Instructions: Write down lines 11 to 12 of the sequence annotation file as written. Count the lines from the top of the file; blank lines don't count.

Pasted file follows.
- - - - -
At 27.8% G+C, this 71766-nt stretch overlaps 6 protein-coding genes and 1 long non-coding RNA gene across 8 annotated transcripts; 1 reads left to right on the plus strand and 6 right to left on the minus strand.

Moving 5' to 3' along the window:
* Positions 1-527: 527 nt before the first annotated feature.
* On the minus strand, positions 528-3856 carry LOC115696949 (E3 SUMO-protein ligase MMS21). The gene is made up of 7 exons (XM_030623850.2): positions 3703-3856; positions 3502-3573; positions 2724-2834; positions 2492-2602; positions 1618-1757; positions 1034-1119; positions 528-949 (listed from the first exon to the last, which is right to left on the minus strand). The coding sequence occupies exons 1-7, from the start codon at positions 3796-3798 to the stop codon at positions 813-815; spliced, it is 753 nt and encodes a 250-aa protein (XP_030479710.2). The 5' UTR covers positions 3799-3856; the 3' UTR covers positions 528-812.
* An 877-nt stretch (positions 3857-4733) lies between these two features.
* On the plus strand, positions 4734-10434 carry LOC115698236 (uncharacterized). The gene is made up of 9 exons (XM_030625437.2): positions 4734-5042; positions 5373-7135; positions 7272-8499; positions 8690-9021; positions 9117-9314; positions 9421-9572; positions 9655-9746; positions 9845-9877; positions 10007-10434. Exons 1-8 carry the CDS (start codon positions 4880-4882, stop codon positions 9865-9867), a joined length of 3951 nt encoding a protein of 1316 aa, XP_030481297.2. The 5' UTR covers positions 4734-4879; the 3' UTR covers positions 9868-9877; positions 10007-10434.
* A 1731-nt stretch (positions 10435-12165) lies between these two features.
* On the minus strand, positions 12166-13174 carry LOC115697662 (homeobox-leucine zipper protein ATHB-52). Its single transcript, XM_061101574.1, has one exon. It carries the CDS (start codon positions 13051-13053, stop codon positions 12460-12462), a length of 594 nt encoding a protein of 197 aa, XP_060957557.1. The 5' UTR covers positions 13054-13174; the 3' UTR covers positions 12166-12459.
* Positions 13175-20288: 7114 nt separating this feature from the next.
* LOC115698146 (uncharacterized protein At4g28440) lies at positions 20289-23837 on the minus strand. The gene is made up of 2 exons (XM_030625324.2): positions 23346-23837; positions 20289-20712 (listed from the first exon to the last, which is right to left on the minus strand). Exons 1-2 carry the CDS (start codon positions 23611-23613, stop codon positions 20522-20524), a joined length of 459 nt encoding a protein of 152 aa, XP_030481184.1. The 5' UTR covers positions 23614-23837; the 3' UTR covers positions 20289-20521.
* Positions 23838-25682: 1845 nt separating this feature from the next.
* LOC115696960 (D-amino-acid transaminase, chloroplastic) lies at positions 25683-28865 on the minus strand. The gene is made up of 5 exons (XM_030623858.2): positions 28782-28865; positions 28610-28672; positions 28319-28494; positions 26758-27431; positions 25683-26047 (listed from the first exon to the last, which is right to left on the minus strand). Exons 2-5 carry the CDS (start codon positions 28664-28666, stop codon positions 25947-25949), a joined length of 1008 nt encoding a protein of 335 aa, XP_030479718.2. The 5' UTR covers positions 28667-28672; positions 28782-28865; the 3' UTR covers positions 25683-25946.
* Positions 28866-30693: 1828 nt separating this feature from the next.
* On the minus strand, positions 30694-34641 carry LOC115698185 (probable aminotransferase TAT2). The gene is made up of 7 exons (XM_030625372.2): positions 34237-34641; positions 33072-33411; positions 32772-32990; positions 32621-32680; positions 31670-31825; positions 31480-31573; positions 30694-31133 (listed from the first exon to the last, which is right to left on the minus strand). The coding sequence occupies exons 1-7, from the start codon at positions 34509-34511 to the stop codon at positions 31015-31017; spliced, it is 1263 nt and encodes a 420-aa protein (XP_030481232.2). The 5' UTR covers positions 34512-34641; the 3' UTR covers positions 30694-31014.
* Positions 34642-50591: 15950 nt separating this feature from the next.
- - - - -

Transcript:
* Positions 23838-25682: 1845 nt separating this feature from the next.
* LOC115696960 (D-amino-acid transaminase, chloroplastic) lies at positions 25683-28865 on the minus strand. The gene is made up of 5 exons (XM_030623858.2): positions 28782-28865; positions 28610-28672; positions 28319-28494; positions 26758-27431; positions 25683-26047 (listed from the first exon to the last, which is right to left on the minus strand). Exons 2-5 carry the CDS (start codon positions 28664-28666, stop codon positions 25947-25949), a joined length of 1008 nt encoding a protein of 335 aa, XP_030479718.2. The 5' UTR covers positions 28667-28672; positions 28782-28865; the 3' UTR covers positions 25683-25946.